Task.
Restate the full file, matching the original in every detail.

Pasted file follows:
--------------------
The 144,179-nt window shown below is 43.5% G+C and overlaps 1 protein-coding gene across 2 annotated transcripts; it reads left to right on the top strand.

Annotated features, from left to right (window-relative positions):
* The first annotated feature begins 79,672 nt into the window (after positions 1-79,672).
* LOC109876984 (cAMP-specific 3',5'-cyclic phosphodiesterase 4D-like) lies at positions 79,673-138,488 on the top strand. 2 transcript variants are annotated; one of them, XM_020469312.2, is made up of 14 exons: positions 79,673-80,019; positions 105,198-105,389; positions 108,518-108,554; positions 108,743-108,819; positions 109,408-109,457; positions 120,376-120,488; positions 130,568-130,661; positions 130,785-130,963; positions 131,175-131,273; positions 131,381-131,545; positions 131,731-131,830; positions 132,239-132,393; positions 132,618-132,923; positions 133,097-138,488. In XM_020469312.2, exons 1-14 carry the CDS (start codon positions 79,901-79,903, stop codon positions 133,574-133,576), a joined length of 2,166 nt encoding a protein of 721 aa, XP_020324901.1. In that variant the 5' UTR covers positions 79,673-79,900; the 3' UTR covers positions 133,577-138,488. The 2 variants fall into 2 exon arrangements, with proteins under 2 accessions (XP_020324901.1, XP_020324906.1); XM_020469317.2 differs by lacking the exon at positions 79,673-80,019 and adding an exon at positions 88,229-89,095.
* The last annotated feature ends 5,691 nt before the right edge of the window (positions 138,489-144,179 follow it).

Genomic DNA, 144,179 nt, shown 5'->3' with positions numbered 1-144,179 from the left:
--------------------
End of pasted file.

The 144,179-nt window shown below is 43.5% G+C and overlaps 1 protein-coding gene across 2 annotated transcripts; it reads left to right on the top strand.

Annotated features, from left to right (window-relative positions):
* The first annotated feature begins 79,672 nt into the window (after positions 1-79,672).
* LOC109876984 (cAMP-specific 3',5'-cyclic phosphodiesterase 4D-like) lies at positions 79,673-138,488 on the top strand. 2 transcript variants are annotated; one of them, XM_020469312.2, is made up of 14 exons: positions 79,673-80,019; positions 105,198-105,389; positions 108,518-108,554; positions 108,743-108,819; positions 109,408-109,457; positions 120,376-120,488; positions 130,568-130,661; positions 130,785-130,963; positions 131,175-131,273; positions 131,381-131,545; positions 131,731-131,830; positions 132,239-132,393; positions 132,618-132,923; positions 133,097-138,488. In XM_020469312.2, exons 1-14 carry the CDS (start codon positions 79,901-79,903, stop codon positions 133,574-133,576), a joined length of 2,166 nt encoding a protein of 721 aa, XP_020324901.1. In that variant the 5' UTR covers positions 79,673-79,900; the 3' UTR covers positions 133,577-138,488. The 2 variants fall into 2 exon arrangements, with proteins under 2 accessions (XP_020324901.1, XP_020324906.1); XM_020469317.2 differs by lacking the exon at positions 79,673-80,019 and adding an exon at positions 88,229-89,095.
* The last annotated feature ends 5,691 nt before the right edge of the window (positions 138,489-144,179 follow it).

Genomic DNA, 144,179 nt, shown 5'->3' with positions numbered 1-144,179 from the left: